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Cold Comfort: Young Women with Cancer Can Freeze an Ovary to Keep Kids in the Picture

Radiation and chemotherapies that save young women from cancer can leave them infertile. But a novel procedure can keep motherhood on ice without delaying treatment



ISTOCKPHOTO/JSEMENIUK

As chemotherapy and radiation treatments improve, children with cancer are living longer. The average five-year survival rate for a range of childhood cancers increased from 58 percent to 81 percent between 1975 and 2005, according to statistics from the National Cancer Institute. But although many of these children now survive cancer-free into their reproductive years, their fertility might not. In young women and girls, direct radiation and chemotherapy drugs can stop egg production by the ovaries—meaning that along with the tumor, hopes for pregnancy are often eradicated.

There are ways to preserve fertility: Eggs can be removed and fertilized in vitro, and the embryos can be frozen until pregnancy is safe. Or, the eggs themselves can be frozen and fertilized later.

But these options are off the table for young women with hormone-dependent cancers or ones requiring immediate treatment because of the ovary-stimulating drugs that also feed the tumor and the time (at least two weeks depending on the menstrual cycle) required to stimulate ovulation and collect the eggs. They are also ruled out for prepubescent girls whose ovaries have yet to start producing eggs.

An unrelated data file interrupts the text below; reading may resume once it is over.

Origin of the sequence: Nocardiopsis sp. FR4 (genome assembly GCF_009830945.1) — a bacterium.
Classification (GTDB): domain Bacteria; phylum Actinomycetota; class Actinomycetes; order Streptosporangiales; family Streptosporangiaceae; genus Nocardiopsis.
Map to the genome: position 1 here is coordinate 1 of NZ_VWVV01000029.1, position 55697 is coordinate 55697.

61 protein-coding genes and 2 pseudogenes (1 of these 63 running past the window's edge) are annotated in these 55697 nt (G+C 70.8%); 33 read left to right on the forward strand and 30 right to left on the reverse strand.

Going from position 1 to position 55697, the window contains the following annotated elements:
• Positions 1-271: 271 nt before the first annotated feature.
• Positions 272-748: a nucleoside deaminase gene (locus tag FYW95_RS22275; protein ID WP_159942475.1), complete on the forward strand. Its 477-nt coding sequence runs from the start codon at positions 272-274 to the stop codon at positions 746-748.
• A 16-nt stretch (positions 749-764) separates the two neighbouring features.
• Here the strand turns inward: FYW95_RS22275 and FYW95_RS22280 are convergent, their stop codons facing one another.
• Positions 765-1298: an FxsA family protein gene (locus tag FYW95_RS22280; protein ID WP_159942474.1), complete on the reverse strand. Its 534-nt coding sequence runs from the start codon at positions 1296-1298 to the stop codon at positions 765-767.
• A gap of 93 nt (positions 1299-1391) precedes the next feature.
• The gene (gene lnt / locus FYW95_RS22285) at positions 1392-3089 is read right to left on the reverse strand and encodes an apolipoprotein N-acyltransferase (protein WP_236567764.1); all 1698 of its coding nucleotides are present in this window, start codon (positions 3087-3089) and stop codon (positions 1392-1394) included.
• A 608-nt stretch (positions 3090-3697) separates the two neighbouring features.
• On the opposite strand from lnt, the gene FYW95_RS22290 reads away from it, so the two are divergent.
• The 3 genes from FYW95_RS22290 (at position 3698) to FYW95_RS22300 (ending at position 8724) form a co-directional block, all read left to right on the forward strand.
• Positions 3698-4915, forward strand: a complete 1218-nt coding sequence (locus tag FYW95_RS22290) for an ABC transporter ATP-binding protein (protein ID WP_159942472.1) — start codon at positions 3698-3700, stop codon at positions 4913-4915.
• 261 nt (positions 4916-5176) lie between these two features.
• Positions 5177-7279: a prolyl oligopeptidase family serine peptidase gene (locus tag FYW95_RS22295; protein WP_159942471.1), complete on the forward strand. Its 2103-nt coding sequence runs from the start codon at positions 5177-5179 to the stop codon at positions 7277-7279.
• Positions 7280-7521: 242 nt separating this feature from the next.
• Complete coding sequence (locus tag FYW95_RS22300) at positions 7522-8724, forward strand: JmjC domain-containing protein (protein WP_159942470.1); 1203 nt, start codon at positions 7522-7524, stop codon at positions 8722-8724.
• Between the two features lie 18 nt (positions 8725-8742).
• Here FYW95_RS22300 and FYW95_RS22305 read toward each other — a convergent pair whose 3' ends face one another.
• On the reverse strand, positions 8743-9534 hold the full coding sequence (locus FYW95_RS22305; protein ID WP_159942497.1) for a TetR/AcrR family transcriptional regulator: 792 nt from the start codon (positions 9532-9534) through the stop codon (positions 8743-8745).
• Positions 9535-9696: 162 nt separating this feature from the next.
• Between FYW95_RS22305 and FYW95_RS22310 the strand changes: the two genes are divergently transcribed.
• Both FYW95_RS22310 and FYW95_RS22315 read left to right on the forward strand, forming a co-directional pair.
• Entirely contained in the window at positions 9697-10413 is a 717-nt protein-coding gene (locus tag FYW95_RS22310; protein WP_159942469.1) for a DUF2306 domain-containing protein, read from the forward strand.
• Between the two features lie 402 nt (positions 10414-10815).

More recently, a relatively new procedure can preserve fertility by removing and freezing the "biological clock" itself: The ovary.

Before starting cancer treatment, one walnut-size ovary is removed in a 30-minute, minimally invasive laparoscopic procedure. The tissue is then cut into pieces the size of rice grains and flash frozen in liquid nitrogen at temperatures nearing –200 degrees Celsius by a process called vitrification.

After the treatment regime is completed, should the survivor choose to become pregnant, the tissue is thawed and re-implanted onto the surface of the remaining ovary or the ligament next to the fallopian tube. Four months later—the time it takes for thawed primordial follicles (the functional units of the ovary) to mature and start ovulating—the survivor can conceive without hormones and in vitro fertilization, making the procedure a "natural" and effective way to preserve fertility in young women and girls with cancer, says Sherman Silber, director of Saint Luke's Hospital's Infertility Center of Saint Louis.

"Five to 10 years down the line these women are going to want to have babies, even though when they're 19 they're only thinking about their cancer," Silber says. Whereas childbearing might not be on the minds of these girls and young women, eager to start their therapy, this quick procedure can keep kids in the picture without interfering with the fight to survive. "We just take out the ovarian tissue and two days later they can start their treatment," Silber says.